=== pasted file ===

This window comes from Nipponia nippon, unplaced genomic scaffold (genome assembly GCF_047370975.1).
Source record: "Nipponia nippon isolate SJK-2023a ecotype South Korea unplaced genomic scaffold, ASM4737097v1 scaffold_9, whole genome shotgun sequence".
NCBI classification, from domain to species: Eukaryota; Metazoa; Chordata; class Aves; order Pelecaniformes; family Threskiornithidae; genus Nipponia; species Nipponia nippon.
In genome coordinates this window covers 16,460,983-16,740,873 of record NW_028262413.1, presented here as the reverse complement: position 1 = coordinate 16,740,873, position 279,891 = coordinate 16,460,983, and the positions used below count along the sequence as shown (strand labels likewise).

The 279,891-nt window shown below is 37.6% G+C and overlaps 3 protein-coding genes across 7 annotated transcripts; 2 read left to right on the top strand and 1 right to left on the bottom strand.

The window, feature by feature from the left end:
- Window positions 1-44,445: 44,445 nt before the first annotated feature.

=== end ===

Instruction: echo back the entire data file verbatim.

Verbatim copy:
This window comes from Nipponia nippon, unplaced genomic scaffold (genome assembly GCF_047370975.1).
Source record: "Nipponia nippon isolate SJK-2023a ecotype South Korea unplaced genomic scaffold, ASM4737097v1 scaffold_9, whole genome shotgun sequence".
NCBI classification, from domain to species: Eukaryota; Metazoa; Chordata; class Aves; order Pelecaniformes; family Threskiornithidae; genus Nipponia; species Nipponia nippon.
In genome coordinates this window covers 16,460,983-16,740,873 of record NW_028262413.1, presented here as the reverse complement: position 1 = coordinate 16,740,873, position 279,891 = coordinate 16,460,983, and the positions used below count along the sequence as shown (strand labels likewise).

The 279,891-nt window shown below is 37.6% G+C and overlaps 3 protein-coding genes across 7 annotated transcripts; 2 read left to right on the top strand and 1 right to left on the bottom strand.

The window, feature by feature from the left end:
- Window positions 1-44,445: 44,445 nt before the first annotated feature.